'Physically, he was a strong man, but given to moments of emotional weakness.'
'He had to be put back on the right track by the women in his life.'
One remembers him as the revolutionary Aslam/Ashfaqulla Khan from Rang De Basanti... Omi Khurana of Luv Shuv Tey Chicken Khurana who discovers marijuana in a secret family recipe... Chandu Chekavar, the desi Macbeth of Veeram... Shahnawaz Khan in Subhas Chandra Bose's Indian National Army in Raag Desh...
Now, Kunal Kapoor explodes on screen as Zahir-ud-Din Muhammad Babur in The Empire.
"We have had films and TV shows on Akbar. But very little is known about the Mughals and where they came from. This is the biggest project I have ever worked on," Kunal tells Rediff.com Contributor Roshmila Bhattacharya.
There are two perceptions about Babur. Some see him as a savage invader and the founder of the Mughal dynasty, others remember him as a father who prayed to God to take his life and save his son's. Humayun lived, Babur died at the age of 47.
What did you learn about the man from playing him in The Empire?
Since this is not a biopic, I stuck to the material I was given. It was inspired by Alex Rutherford's book Empire of the Moghul, turned into an incredible journey for the screen by our director Mitakshara (Kumar), who also wrote the script.
I discovered that Babur was a man of great contradictions.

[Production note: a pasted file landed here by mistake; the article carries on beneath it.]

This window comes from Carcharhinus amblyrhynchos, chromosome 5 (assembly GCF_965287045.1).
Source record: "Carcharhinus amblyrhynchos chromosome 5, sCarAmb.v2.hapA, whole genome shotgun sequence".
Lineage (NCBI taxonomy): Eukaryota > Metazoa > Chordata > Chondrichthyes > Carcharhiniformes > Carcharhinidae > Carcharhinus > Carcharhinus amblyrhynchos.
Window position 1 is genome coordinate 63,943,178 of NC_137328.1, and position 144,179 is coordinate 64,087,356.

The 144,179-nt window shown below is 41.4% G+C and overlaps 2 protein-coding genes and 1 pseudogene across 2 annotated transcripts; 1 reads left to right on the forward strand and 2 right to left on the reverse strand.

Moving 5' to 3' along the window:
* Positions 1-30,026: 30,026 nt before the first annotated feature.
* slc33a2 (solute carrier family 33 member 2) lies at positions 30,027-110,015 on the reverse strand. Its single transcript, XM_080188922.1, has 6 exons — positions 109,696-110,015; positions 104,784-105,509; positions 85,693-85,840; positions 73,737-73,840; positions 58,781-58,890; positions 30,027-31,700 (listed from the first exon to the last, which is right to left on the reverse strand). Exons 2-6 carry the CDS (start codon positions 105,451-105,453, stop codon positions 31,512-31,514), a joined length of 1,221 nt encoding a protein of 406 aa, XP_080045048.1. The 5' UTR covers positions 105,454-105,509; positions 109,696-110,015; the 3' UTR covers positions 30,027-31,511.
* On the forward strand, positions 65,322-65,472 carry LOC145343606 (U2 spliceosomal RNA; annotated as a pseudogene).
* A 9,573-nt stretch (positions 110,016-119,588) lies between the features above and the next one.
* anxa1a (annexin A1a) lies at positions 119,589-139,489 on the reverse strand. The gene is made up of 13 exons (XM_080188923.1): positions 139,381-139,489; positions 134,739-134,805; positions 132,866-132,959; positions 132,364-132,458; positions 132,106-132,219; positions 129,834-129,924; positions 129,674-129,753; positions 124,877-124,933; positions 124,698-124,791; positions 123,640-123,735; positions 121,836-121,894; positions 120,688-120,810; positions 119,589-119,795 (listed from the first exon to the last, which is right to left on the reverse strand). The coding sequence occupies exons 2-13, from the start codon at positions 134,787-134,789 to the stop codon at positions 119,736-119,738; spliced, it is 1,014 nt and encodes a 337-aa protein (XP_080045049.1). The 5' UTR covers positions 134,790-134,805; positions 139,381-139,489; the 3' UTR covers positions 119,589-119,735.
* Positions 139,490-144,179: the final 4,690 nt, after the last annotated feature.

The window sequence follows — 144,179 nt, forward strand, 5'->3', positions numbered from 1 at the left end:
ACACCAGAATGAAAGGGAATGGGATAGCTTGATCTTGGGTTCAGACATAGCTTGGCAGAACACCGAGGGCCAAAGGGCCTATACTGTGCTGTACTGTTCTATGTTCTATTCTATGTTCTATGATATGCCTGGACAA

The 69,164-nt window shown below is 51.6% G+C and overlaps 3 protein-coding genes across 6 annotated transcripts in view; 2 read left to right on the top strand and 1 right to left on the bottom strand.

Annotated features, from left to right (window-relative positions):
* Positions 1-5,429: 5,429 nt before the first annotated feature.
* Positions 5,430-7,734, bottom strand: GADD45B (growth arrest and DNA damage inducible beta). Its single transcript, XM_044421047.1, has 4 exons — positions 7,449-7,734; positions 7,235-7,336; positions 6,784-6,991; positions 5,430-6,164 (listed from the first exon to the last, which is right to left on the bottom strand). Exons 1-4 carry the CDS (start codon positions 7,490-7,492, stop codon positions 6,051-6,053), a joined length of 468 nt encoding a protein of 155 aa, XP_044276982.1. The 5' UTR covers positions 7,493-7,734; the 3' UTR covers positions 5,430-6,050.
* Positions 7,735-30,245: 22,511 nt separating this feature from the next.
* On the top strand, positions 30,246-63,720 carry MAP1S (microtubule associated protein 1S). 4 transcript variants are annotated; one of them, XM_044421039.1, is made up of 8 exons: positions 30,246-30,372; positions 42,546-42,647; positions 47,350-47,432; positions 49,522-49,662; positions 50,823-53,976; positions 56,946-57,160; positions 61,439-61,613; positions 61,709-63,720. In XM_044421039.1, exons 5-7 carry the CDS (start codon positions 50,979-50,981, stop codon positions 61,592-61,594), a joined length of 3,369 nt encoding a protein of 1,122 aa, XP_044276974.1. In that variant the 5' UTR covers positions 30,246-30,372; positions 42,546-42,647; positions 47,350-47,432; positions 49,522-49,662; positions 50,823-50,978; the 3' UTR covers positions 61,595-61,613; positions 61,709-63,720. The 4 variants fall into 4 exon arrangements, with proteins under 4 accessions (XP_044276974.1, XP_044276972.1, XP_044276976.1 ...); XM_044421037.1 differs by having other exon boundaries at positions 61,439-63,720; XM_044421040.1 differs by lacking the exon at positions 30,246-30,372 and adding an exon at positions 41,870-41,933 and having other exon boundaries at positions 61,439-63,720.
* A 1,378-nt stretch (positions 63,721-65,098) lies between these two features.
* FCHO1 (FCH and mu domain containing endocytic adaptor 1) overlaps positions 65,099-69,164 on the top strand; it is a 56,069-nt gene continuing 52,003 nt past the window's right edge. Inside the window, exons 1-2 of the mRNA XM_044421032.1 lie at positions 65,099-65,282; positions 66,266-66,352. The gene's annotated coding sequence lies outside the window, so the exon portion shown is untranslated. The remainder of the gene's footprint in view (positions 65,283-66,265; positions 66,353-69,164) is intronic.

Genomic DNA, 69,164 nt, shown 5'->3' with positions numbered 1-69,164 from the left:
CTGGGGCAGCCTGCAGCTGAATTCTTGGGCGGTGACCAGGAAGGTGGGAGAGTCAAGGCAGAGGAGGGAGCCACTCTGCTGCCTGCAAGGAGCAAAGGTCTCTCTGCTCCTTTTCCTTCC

As a warrior, he could be really brutal. He was also a poet.
Physically, he was a strong man, but given to moments of emotional weakness. He had to be put back on the right track by the women in his life.
Eventually, he became emperor, but was still racked by great self-doubt.
'Do I deserve this?'
'Am I worthy of it?'
'Did I just get lucky?'
'Was it my destiny?'
He was constantly questioning himself.
It was these contrasting layers, inherent in the source material, that made him interesting for me as an actor.
Babur came from Kabul and today, Afghanistan is back in the news, following the return to power of the Taliban. How do you react to what is happening across the border?
It's very unfortunate. The images and videos coming out of there are heartbreaking.
Does it, in a way, bring back history?
I honestly don't know. That thought has not crossed my mind.
You did a Malayalam-Hindi-English trilingual Veeram, in which you played Chandu Chekavar, a 13th century warrior of Malabar. Does The Empire measure up to this epic historical in terms of scale?
This is much bigger.